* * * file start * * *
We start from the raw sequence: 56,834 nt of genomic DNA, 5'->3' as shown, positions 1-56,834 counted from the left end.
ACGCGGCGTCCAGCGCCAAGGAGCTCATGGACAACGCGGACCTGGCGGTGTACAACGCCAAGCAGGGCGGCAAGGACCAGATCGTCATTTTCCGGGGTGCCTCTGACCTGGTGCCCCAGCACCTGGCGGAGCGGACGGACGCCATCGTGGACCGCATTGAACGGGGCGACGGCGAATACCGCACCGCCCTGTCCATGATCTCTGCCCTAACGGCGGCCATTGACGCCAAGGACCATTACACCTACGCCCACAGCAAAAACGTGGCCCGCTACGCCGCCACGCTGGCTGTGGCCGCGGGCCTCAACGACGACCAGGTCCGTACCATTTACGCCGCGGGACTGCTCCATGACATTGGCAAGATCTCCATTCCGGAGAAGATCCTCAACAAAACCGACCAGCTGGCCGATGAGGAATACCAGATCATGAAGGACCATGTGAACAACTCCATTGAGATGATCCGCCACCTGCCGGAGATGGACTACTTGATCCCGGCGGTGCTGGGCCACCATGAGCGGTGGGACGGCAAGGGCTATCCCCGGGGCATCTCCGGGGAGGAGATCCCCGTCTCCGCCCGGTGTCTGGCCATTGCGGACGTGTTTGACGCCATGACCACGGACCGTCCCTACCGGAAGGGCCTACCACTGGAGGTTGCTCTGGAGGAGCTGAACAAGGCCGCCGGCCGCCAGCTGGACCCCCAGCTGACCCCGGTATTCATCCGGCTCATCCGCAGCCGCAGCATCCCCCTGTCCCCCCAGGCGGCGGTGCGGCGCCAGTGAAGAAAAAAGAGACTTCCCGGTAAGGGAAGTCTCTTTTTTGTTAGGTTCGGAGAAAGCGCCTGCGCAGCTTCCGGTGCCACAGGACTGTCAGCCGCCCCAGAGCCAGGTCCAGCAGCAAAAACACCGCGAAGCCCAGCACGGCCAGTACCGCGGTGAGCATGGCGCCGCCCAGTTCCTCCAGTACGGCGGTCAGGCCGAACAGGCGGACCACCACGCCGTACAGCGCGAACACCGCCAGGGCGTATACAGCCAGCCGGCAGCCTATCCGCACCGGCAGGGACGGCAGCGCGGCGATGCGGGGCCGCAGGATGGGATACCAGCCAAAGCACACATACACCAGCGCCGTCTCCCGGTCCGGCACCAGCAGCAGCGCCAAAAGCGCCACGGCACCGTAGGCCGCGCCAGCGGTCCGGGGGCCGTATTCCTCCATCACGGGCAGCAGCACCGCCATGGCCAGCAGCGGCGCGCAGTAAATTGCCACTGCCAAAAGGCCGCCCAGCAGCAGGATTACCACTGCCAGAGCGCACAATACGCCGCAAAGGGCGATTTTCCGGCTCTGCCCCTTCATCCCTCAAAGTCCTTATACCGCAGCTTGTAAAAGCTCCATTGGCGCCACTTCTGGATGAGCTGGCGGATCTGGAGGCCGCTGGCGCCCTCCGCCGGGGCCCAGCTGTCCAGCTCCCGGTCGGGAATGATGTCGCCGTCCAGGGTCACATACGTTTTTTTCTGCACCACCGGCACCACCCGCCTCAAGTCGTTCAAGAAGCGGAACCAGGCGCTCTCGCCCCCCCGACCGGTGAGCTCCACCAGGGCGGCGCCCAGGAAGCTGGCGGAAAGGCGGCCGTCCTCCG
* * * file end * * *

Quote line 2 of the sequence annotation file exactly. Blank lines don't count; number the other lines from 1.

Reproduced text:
ACGCGGCGTCCAGCGCCAAGGAGCTCATGGACAACGCGGACCTGGCGGTGTACAACGCCAAGCAGGGCGGCAAGGACCAGATCGTCATTTTCCGGGGTGCCTCTGACCTGGTGCCCCAGCACCTGGCGGAGCGGACGGACGCCATCGTGGACCGCATTGAACGGGGCGACGGCGAATACCGCACCGCCCTGTCCATGATCTCTGCCCTAACGGCGGCCATTGACGCCAAGGACCATTACACCTACGCCCACAGCAAAAACGTGGCCCGCTACGCCGCCACGCTGGCTGTGGCCGCGGGCCTCAACGACGACCAGGTCCGTACCATTTACGCCGCGGGACTGCTCCATGACATTGGCAAGATCTCCATTCCGGAGAAGATCCTCAACAAAACCGACCAGCTGGCCGATGAGGAATACCAGATCATGAAGGACCATGTGAACAACTCCATTGAGATGATCCGCCACCTGCCGGAGATGGACTACTTGATCCCGGCGGTGCTGGGCCACCATGAGCGGTGGGACGGCAAGGGCTATCCCCGGGGCATCTCCGGGGAGGAGATCCCCGTCTCCGCCCGGTGTCTGGCCATTGCGGACGTGTTTGACGCCATGACCACGGACCGTCCCTACCGGAAGGGCCTACCACTGGAGGTTGCTCTGGAGGAGCTGAACAAGGCCGCCGGCCGCCAGCTGGACCCCCAGCTGACCCCGGTATTCATCCGGCTCATCCGCAGCCGCAGCATCCCCCTGTCCCCCCAGGCGGCGGTGCGGCGCCAGTGAAGAAAAAAGAGACTTCCCGGTAAGGGAAGTCTCTTTTTTGTTAGGTTCGGAGAAAGCGCCTGCGCAGCTTCCGGTGCCACAGGACTGTCAGCCGCCCCAGAGCCAGGTCCAGCAGCAAAAACACCGCGAAGCCCAGCACGGCCAGTACCGCGGTGAGCATGGCGCCGCCCAGTTCCTCCAGTACGGCGGTCAGGCCGAACAGGCGGACCACCACGCCGTACAGCGCGAACACCGCCAGGGCGTATACAGCCAGCCGGCAGCCTATCCGCACCGGCAGGGACGGCAGCGCGGCGATGCGGGGCCGCAGGATGGGATACCAGCCAAAGCACACATACACCAGCGCCGTCTCCCGGTCCGGCACCAGCAGCAGCGCCAAAAGCGCCACGGCACCGTAGGCCGCGCCAGCGGTCCGGGGGCCGTATTCCTCCATCACGGGCAGCAGCACCGCCATGGCCAGCAGCGGCGCGCAGTAAATTGCCACTGCCAAAAGGCCGCCCAGCAGCAGGATTACCACTGCCAGAGCGCACAATACGCCGCAAAGGGCGATTTTCCGGCTCTGCCCCTTCATCCCTCAAAGTCCTTATACCGCAGCTTGTAAAAGCTCCATTGGCGCCACTTCTGGATGAGCTGGCGGATCTGGAGGCCGCTGGCGCCCTCCGCCGGGGCCCAGCTGTCCAGCTCCCGGTCGGGAATGATGTCGCCGTCCAGGGTCACATACGTTTTTTTCTGCACCACCGGCACCACCCGCCTCAAGTCGTTCAAGAAGCGGAACCAGGCGCTCTCGCCCCCCCGACCGGTGAGCTCCACCAGGGCGGCGCCCAGGAAGCTGGCGGAAAGGCGGCCGTCCTCCG